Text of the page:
Hospital ward transfer to intensive care unit as a quality marker in emergency medicine

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Abstract

Background:

Minimizing and preventing adverse events and medical errors in the emergency department (ED) is an ongoing area of quality improvement. Identifying these events remains challenging.

Objective:

To investigate the utility of tracking patients transferred to the ICU within 24 h of admission from the ED as a marker of preventable errors and adverse events.

Methods:

From November 2011 through June 2016, we prospectively collected data for all patients presenting to an urban, tertiary care academic ED. We utilized an automated electronic tracking system to identify ED patients who were admitted to a hospital ward and then transferred to the ICU within 24 h. Reviewers screened for possible error or adverse event and if discovered the case was referred to the departmental Quality Assurance (QA) committee for deliberations and consensus agreement.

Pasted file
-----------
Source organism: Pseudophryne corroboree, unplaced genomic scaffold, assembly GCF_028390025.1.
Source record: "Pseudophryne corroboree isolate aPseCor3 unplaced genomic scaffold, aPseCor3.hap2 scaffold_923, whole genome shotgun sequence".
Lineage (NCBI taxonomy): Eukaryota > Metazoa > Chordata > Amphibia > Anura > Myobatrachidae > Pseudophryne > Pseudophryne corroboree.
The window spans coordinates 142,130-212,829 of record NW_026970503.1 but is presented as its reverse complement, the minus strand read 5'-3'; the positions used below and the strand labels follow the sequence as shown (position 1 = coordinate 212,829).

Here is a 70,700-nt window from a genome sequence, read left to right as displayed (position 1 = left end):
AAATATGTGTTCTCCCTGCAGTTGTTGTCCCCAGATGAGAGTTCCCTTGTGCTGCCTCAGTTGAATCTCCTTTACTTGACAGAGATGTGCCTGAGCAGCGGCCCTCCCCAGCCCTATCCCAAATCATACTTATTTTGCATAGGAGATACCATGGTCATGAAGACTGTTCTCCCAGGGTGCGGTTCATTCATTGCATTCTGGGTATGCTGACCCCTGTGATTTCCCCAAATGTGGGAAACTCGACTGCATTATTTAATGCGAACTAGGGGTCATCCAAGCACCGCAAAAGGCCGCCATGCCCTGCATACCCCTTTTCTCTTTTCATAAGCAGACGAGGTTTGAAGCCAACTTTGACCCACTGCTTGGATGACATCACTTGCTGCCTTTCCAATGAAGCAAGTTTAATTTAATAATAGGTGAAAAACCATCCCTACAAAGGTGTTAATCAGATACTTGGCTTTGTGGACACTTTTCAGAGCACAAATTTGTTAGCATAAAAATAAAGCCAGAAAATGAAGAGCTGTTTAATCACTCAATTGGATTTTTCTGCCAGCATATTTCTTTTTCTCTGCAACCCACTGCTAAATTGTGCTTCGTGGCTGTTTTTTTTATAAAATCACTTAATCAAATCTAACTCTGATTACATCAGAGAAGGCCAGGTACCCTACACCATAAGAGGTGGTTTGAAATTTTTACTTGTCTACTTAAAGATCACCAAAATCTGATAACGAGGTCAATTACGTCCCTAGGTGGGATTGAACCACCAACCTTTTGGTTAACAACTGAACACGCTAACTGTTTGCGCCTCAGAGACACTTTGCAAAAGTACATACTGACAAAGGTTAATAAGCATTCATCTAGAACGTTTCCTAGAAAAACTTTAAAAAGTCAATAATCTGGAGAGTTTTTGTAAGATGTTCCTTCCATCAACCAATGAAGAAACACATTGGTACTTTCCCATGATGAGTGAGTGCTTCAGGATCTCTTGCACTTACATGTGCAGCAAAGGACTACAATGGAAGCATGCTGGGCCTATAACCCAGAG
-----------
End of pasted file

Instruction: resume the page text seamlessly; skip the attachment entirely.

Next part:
Results:

Of 96,377 ward admissions, 921 (1%) patients were subsequently transferred to the ICU within 24 h of ED presentation. Of these 165 (19%) were then referred to the QA committee for review. Total rate of adverse events regardless of whether or not an error occurred was 2.1%, 19/921 (95% CI 1.4% to 3.0%). Medical error on the part of the ED was 2.2%, 20/921 (95% CI 1.5% to 3.1%) and ED Preventable Error in 1.1%, 10/921 (95% CI 0.6% to 1.8%).

Conclusion:

Tracking patients admitted to the hospital from the ED who are transferred to the ICU < 24 h after admission may be a valuable marker for adverse events and preventable errors in the ED.

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